Particularly, there is one website that has excelled in the life and times of Antoni van Leeuwenhoek. I want to encourage all visitors to this blog to visit the excellent Lens on Leeuwenhoek site: it is by far the best resource for all things Leeuwenhoek. And please, look to the sidebar here for many more links to fascinating history of science sites.

I have not stopped blogging entirely. I will be opening a photography website soon, and I have just launched a new site called Splendor Awaits, which will reveal my primary interests: bugs and macro photography. Eventually, I hope to continue my  fascination with the history of science at Splendor Awaits, particularly in regards to the history of entomology. No doubt Leeuwenhoek will be part of my life again then!

Goodbye, and please visit me at my new site.

Leeuwenhoek and The Lecture

Every three years, the Royal Society recognises excellence in the fields of microbiology, bacteriology, virology, mycology, parasitology, and microscopy by offering the Leeuwenhoek Lecture prize. For more on this lectureship prize, visit Leeuwenhoek Lecture at the Royal Society.

For a more on the prize and why Leeuwenhoek is honored in this way, read The Leeuwenhoek Lecture 1988. Antoni van Leeuwenhoek 1632-1723 (pdf) by A.R. Hall, FBA.

Population, Leeuwenhoek and National Geographic

National Geographic is running a special series on population – and who is leading the way on population estimates?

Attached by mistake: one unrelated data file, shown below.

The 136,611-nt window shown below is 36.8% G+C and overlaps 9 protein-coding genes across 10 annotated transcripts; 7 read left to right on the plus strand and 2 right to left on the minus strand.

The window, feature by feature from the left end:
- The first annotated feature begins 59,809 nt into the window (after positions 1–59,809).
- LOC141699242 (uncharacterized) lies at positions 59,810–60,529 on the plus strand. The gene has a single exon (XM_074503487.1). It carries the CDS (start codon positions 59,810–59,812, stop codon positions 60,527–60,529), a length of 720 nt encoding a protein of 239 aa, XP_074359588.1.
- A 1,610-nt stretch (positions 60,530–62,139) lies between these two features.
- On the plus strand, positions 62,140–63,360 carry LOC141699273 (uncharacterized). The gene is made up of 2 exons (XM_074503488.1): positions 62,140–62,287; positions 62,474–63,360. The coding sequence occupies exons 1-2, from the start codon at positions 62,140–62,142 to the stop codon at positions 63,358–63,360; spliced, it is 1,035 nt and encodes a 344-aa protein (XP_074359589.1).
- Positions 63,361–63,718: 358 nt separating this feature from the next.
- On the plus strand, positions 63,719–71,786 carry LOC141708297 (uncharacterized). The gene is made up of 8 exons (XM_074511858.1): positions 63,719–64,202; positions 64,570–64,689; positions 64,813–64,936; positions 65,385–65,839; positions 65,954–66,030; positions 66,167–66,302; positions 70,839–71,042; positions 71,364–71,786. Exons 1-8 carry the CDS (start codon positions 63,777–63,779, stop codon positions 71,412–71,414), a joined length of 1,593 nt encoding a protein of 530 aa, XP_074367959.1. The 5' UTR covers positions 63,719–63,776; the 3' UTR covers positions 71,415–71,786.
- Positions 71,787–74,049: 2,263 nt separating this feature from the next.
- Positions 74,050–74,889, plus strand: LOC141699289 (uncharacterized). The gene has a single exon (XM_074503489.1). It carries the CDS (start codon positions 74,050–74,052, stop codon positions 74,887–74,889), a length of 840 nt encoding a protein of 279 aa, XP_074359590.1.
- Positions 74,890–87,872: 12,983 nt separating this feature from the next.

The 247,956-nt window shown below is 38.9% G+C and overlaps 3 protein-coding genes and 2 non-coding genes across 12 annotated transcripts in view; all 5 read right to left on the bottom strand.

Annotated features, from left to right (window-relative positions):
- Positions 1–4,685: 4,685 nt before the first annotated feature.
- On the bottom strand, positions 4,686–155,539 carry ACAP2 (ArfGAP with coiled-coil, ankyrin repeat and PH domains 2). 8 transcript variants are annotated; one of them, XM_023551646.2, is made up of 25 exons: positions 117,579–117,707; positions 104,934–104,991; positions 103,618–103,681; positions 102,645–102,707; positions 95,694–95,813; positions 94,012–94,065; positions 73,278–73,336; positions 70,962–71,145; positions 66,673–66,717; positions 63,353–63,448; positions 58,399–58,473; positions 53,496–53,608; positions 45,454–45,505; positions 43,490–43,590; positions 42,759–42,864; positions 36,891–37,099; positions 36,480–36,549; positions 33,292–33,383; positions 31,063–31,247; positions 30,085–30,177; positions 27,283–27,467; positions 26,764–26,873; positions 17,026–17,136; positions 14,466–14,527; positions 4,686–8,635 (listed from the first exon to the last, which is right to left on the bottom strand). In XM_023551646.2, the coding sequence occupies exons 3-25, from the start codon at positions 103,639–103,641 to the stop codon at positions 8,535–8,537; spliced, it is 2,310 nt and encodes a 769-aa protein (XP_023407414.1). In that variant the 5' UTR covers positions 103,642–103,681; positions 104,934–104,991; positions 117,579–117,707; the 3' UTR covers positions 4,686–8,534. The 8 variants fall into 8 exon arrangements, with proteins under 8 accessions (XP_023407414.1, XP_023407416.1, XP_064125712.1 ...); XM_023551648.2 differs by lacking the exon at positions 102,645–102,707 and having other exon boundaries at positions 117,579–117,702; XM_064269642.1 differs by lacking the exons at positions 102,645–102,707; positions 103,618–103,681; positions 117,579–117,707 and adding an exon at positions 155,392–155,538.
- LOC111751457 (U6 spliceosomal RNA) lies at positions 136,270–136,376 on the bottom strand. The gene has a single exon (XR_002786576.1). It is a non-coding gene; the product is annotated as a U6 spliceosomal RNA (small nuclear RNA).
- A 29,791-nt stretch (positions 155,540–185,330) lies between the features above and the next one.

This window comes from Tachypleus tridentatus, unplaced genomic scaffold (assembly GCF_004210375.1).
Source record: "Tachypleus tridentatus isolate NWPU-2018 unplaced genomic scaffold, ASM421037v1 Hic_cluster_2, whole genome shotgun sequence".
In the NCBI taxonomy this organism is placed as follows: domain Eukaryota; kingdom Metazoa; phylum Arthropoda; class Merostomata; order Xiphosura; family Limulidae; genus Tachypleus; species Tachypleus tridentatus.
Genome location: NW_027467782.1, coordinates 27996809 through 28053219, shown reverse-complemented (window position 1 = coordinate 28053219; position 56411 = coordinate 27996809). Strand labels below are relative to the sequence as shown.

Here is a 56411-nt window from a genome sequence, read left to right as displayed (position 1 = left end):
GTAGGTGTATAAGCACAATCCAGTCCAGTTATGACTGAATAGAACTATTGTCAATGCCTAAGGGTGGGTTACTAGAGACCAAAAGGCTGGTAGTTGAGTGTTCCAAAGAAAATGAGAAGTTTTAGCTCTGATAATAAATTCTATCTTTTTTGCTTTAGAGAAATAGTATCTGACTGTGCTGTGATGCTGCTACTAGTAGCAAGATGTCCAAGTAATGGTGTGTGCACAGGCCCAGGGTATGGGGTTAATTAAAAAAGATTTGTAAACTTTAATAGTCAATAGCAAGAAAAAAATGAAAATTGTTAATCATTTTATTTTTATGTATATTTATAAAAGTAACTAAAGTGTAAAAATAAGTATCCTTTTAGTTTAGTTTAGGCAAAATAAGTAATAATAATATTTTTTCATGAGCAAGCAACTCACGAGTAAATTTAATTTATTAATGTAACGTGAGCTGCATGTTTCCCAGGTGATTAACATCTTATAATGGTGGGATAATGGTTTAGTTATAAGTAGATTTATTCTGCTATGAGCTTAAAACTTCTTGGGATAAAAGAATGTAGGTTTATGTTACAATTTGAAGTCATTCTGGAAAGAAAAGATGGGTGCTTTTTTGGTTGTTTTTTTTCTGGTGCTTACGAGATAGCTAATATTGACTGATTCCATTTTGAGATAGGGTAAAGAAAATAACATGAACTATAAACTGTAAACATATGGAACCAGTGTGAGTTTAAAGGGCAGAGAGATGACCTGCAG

Though his tiny peephole gave him privileged access to a never-before-seen microscopic universe, he spent an enormous amount of time looking at spermatozoa, as they’re now called. Oddly enough, it was the milt he squeezed from a cod one day that inspired him to estimate, almost casually, just how many people might live on Earth. Nobody then really had any idea; there were few censuses. Leeuwenhoek started with an estimate that around a million people lived in Holland. Using maps and a little spherical geometry, he calculated that the inhabited land area of the planet was 13,385 times as large as Holland. It was hard to imagine the whole planet being as densely peopled as Holland, which seemed crowded even then. Thus, Leeuwenhoek concluded triumphantly, there couldn’t be more than 13.385 billion people on Earth—a small number indeed compared with the 150 billion sperm cells of a single codfish!

Not very accurate, but he was the first to consider our planet’s population.

Read 7 Billion for more on Leeuwenhoek and population at National Geographic.

Top Ten Zoological Discoveries

The Guardian has an article on the greatest discoveries in zoology:

At BBC Wildlife magazine, a panel of judges has been mulling over the question. Today, the results of their deliberations are published as the top 10 breakthroughs in zoology. The list in full is below, in descending order. How have they fared?

Leeuwenhoek places second, just below the discovery of the fossilised remains of Archaeopteryx:

The 17th century Dutch scientist Antonie Philips van Leeuwenhoek made some of the best microscopes of his time, using them to discover microorganisms, or “animalcules”. His work led to dramatic re-evaluations of the causes of disease and improvements in hygiene.

Read the complete article at the Guardian, and visit BBC Wildlife for the source.